‘Shark Week’ Returns: Does It Portray Sharks As ‘Dangerous Killers’?

Shark Week, Discovery’s annual celebration of all things related to the ocean’s most feared predators, returns to TV August 10th, but this year’s round of specials are already garnering criticism for the network.

Despite Discovery’s efforts over the years to insist that sharks are a vital part of the ocean’s ecosystem, The New York Daily News reports that this year’s incarnation of Shark Week reinforces the image of the predators as “dangerous killers.” Some of the titles scheduled for Shark Week include Top Five Eaten Alive, airing on Monday, and Sharkbite Beach, following up on Tuesday, both at 10 am.

Shark Week has become so popular that it has spawned several imitators. SyFy’s shark celebration reached its peak this past week, with the release of Sharknado 2: The Second One, while Nat Geo Wild’s SharkFest is scheduled for next week to compete with Discovery. Not to be outdone, Nat Geo Wild plans to air programs such as Shark Kill Zone and When Sharks Attack.

George Burgess, director of the Florida Program for Shark Research in Gainesville, views the annual Shark Week festivities as a double-edged sword, USA Today reports. According to him, the programs are more likely to hurt the public’s perception of sharks than they are to educate:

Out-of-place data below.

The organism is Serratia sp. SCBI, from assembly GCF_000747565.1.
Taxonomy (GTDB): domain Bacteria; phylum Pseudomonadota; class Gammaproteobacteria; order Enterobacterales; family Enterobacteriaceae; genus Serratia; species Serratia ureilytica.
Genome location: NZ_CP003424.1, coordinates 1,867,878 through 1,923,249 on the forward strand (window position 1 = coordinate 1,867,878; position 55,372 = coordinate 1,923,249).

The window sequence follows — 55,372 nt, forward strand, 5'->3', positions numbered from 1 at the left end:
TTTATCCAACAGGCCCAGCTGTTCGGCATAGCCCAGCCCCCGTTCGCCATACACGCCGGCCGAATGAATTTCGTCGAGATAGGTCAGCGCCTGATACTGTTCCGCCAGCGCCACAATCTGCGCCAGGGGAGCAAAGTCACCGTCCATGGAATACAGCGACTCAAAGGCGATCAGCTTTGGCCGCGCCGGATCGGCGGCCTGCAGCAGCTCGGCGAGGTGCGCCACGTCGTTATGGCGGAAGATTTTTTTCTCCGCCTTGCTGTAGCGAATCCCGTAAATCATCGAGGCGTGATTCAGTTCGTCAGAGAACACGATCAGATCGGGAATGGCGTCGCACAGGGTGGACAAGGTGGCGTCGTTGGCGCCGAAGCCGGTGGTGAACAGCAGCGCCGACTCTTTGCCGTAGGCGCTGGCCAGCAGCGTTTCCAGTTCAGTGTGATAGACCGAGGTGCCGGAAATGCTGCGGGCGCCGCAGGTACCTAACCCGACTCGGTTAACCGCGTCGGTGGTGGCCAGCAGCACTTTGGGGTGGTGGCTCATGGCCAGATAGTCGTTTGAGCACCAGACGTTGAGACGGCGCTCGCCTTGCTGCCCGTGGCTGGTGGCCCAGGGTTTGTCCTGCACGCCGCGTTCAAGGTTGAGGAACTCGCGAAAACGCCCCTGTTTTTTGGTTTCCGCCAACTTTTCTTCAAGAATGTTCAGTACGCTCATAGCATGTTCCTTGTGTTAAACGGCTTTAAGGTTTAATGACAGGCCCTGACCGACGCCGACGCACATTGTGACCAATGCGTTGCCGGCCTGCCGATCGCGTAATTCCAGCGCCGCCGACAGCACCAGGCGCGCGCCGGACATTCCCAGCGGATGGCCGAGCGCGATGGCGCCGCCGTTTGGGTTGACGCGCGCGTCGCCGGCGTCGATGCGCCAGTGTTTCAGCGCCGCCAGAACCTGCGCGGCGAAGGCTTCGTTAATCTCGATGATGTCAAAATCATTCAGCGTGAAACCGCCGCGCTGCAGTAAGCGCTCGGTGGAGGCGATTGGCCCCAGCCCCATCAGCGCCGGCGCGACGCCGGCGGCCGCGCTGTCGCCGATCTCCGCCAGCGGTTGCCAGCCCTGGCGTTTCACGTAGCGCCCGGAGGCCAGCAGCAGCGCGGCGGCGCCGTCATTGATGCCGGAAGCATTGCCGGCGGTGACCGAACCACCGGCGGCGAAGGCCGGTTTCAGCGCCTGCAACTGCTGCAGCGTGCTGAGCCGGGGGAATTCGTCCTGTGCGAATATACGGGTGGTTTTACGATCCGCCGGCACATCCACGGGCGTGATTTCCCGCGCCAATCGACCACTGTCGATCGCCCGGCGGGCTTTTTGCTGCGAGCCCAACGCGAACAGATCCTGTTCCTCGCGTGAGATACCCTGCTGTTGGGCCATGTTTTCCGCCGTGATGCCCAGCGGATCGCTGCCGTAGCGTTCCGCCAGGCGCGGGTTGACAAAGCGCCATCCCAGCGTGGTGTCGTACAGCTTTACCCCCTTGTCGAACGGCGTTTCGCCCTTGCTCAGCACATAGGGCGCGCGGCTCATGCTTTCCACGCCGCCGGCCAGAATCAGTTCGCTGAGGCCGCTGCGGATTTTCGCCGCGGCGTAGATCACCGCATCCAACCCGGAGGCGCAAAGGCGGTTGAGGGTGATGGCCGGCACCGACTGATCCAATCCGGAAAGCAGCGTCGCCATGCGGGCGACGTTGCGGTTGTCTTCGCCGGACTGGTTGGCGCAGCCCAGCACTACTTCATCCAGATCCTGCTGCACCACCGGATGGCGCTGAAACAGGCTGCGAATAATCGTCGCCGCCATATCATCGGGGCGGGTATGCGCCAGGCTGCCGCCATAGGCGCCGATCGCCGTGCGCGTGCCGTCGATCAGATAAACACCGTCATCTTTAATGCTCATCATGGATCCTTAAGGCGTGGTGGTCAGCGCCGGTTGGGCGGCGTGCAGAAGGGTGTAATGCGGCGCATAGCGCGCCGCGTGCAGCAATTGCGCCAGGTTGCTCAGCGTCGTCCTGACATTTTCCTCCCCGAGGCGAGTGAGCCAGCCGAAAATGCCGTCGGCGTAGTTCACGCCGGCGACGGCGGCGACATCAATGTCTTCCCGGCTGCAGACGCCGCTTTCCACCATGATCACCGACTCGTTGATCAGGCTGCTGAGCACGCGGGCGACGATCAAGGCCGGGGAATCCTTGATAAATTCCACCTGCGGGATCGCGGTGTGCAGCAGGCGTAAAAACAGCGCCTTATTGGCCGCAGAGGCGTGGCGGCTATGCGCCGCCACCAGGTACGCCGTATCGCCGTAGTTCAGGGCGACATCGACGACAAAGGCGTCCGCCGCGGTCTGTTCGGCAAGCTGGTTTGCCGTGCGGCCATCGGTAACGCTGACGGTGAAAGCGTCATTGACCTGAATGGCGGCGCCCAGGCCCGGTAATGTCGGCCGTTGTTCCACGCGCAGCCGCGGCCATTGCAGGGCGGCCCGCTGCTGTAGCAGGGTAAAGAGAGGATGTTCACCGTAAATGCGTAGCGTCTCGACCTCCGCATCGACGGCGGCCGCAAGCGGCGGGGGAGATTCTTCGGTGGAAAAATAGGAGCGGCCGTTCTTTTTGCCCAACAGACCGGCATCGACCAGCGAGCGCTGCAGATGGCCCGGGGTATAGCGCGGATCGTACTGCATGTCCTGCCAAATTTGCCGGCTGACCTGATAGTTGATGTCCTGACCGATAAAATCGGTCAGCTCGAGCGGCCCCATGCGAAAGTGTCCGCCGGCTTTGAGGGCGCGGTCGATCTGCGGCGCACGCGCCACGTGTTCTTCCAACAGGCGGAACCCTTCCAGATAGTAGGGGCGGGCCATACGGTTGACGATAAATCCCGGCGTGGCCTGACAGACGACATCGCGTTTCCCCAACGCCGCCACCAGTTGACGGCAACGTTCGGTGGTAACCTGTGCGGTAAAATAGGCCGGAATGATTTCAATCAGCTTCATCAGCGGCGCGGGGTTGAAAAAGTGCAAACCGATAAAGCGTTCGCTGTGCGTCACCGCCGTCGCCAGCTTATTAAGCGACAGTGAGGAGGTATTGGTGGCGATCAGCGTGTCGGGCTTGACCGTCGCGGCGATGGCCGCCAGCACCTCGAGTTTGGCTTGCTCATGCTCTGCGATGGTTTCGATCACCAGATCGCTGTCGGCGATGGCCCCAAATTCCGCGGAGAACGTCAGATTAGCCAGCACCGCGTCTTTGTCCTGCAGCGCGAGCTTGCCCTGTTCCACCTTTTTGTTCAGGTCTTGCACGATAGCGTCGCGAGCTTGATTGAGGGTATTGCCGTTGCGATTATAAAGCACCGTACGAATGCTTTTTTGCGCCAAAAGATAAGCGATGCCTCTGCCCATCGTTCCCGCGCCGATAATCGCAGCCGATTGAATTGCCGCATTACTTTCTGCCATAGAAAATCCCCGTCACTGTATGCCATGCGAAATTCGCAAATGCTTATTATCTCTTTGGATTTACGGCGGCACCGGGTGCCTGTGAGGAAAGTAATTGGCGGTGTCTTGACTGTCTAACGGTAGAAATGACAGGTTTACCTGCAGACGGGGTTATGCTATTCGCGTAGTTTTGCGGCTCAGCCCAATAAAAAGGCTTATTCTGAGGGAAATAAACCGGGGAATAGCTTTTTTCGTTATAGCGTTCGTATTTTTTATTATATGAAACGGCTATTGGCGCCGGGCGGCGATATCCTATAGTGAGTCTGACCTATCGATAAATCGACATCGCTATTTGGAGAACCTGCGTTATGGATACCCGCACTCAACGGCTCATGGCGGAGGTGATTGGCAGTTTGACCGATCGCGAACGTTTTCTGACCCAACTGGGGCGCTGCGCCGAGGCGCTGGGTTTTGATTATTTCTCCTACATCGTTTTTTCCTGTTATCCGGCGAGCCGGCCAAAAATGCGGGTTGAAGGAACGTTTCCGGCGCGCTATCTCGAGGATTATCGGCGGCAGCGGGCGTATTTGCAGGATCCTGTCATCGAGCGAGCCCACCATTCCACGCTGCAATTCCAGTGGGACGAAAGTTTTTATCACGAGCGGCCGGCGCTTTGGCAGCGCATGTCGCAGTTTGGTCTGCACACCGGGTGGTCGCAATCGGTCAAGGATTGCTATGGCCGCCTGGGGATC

“I’m kind of disappointed, and I think most researchers are, too. It obviously is a big draw, but I’m afraid that the programs have gone more to entertainment and less to documentary over the years. It’s kind of a shame, because they have the opportunity to teach good stuff in what’s going on with science.”

Burgess says that sharks are “exciting enough that you don’t have to go for least common denominators, which so often are blood and gore or animals performing tricks. I think a lot of people believe that what they see on Shark Week is all fact.” Many times, he claims, “the shows are poorly documented or poorly represented or things (are) done as pseudo-science.”

Discovery is no stranger to criticism of its Shark Week programming. As The Inquisitr previously reported, the network experienced massive backlash for a mockumentary focusing on the megalodon shark which aired last year, relying on fictional evidence and paid actors. Despite its dramatized nature, Megalodon: The Monster Shark Lives was the highest rated program in the history of Shark Week, inspiring a sequel that will air this year, titled Megalodon: The New Evidence. Yet another special, Shark of Darkness: Wrath of Submarine, will explore sightings of a massive great white shark off the coast of South Africa.

Last month, Discovery was forced to admit that viral footage of a shark in Lake Ontario was actually a Shark Week promo, after the purported sighting raised alarms amongst Canadian authorities. While the incident served its promotional purpose, it also led to even more criticism of the sensationalism that now surrounds Shark Week.

[Image via Forbes]